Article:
Monday, September 2, 2013

Tallow Soap

Earl Grey Soap otherwise known as Camo soap
I had two brother's having a birthday party last weekend and I couldn't think of anything better than a homemade gift.  So since I am in soap mode, soap it is.  J really likes mint so I made him peppermint soap.  I gave P his choice and he chose the Earl Grey.

My rendering setup
My folks had one of their steers butchered this last week, definitely an experience.   Their butcher saved me all of the tallow.  So the next day, I went to their house again and rendered the tallow the old fashioned way, over an open fire.   I had some adjusting to do.  We started off with the fire underneath and had to move it to the side very quickly.  The fire was way too hot.  Even moving it to the side wasn't enough. We had to add a second set of cinder blocks to keep the pan high enough off of the flames.  I strained everything through a sieve, but it needed more straining.  I pulled out my soap crockpot, and yes I do mean out as in outside.  Lets just say that tallow that is not filtered is not an appealing smell.  I put a couple of inches of water in the bottom.  The sieve went onto the top of the crockpot with a coffee filter inside which I then filled with tallow.  The hot water keeps the tallow hot  enough to filter through the coffee filter.  As the crockpot fills up I dipped the hot, liquid tallow into another pot.  As soon as I get through all of the tallow I will be storing it in a 3 gallon (formerly icing) bucket in the refrigerator in our shed.  It is definitely not something I am in a hurry to do again, but it was a valuable experience.
Top of the peppermint soap as you can see I got a little ash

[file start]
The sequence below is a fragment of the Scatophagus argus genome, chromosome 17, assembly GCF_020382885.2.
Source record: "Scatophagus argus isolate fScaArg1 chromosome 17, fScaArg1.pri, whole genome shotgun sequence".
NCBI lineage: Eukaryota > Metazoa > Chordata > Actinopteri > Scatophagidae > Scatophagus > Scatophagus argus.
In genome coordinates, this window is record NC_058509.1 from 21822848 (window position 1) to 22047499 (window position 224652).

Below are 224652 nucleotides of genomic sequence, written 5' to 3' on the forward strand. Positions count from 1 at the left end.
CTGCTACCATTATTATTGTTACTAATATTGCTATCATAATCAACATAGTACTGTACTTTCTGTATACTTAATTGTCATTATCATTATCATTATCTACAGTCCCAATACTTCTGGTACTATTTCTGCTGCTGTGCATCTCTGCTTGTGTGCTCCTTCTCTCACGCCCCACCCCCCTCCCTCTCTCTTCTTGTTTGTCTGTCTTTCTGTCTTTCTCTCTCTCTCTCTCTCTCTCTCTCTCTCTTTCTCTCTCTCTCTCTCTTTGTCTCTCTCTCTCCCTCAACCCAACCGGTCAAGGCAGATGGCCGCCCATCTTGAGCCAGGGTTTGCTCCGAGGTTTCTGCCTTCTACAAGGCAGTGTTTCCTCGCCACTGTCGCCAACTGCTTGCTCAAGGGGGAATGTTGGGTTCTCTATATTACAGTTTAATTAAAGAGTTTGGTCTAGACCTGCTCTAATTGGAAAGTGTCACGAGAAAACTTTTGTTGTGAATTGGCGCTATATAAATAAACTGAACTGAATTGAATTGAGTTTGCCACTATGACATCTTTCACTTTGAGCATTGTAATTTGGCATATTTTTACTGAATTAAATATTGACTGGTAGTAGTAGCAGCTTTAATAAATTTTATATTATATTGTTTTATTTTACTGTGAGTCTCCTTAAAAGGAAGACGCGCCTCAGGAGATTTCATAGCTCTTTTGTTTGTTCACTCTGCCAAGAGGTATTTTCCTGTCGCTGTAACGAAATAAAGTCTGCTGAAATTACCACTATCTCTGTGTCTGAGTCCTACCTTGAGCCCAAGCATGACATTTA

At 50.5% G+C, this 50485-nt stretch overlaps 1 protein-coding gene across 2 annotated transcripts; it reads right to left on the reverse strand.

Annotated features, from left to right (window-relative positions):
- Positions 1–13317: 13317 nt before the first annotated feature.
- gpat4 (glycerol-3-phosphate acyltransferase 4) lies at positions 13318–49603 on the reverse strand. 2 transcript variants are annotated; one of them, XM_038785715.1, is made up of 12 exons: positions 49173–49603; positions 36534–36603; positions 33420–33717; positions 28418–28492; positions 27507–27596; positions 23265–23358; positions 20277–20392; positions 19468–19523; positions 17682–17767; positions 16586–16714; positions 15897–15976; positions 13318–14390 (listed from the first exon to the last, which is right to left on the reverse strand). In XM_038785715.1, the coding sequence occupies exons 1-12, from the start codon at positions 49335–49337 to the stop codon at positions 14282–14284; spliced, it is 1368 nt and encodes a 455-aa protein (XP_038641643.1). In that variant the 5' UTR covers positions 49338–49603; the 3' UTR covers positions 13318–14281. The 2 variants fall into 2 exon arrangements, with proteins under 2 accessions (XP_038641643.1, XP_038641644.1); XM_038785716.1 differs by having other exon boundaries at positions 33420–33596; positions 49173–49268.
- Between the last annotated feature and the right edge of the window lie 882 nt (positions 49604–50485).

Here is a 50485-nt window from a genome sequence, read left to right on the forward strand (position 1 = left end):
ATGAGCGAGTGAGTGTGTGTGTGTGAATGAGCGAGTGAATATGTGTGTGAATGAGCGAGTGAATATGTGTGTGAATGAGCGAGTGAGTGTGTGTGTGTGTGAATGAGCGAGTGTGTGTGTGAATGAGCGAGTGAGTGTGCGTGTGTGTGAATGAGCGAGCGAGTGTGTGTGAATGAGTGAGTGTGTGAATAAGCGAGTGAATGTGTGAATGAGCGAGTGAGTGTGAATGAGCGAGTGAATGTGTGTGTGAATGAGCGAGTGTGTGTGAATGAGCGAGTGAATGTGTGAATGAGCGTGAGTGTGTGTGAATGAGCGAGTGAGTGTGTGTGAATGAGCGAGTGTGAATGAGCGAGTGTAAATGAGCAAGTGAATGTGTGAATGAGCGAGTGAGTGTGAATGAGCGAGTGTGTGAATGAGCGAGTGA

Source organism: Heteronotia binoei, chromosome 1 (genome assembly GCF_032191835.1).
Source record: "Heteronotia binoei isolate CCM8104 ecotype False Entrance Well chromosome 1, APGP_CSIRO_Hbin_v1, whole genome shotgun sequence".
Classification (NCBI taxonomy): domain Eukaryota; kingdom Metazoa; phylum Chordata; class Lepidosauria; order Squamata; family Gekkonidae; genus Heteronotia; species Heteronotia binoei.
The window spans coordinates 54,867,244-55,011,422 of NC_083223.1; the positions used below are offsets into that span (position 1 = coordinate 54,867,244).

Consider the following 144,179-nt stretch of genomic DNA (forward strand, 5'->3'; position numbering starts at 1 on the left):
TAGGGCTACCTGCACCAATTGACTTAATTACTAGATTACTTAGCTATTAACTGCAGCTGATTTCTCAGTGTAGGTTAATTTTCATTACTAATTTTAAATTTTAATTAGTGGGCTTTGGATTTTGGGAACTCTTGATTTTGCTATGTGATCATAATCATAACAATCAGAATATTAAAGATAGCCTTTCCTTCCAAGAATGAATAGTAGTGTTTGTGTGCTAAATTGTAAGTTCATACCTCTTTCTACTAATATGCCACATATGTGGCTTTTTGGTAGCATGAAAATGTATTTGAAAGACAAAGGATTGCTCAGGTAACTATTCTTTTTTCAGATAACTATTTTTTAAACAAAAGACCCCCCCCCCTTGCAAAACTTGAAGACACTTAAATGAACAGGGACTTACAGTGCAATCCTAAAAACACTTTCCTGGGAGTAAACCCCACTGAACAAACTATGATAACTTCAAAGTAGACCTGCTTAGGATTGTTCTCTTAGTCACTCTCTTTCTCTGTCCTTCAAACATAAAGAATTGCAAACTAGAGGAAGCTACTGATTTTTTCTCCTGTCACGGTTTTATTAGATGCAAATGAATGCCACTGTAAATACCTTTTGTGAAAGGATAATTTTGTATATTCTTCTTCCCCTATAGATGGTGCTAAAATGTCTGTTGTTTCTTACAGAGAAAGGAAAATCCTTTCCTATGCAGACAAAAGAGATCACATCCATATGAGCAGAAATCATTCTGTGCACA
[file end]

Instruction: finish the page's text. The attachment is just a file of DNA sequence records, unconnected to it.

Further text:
I made soap using
10 ounces beef tallow
6 ounces coconut oil 76*
4 ounces Rice Bran oil
4 ounces Grapeseed oil
9.1 ounces water
93.6 grams of sodium hydroxide (lye)

Peppermint Soap
I always measure the lye in grams to make it precise as possible.  As always if you want to use this recipe (feel free) please check it with a lye calculator like this one.  Measure everything out first, then add lye to the water (NEVER add the water to the lye).  After the lye has cooled to about 100* you can add it tho your melted oil mixture.

To the peppermint soap I added 1 TBS of peppermint essential oil.  The peppermint soap is colored with about 1 ounce of comfrey infused oil.  I should have used more comfrey oil.  I was hoping for a nice green, but I only got a greenish yellow.  I used a spoon to give the top of the soap a nice texture.

For the earl grey, I measured out 9 ounces of water and boiled 3 tea bags in it for a few minutes.  After cooling the tea and remeasuring the liquid due to volume lost during boiling I used the tea to make my lye water.  Be warned at first this will smell pretty awful, but the smell gets much better after a few days.  After a week or two the soap will smell delightful.  I did not add any other scents to the earl grey.  I did add a little titanium dioxide and activated charcoal to about 1/3 each.  Then I used squirt bottles to layer very thin layers ending with the titanium dioxide soap.  After I finished layering I swirled the soap with a skewer in a figure eight pattern.

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  1. Wow....I have even more respect for the home made soaps that I love so much! Thanks for sharing!

  2. I have never tried making my own soap yet but would love to some day! Thank you so much for sharing this with us at the HomeAcre Hop ~ we'd love to have you back again tomorrow.

  3. I love your camo soap! That is a must-try!


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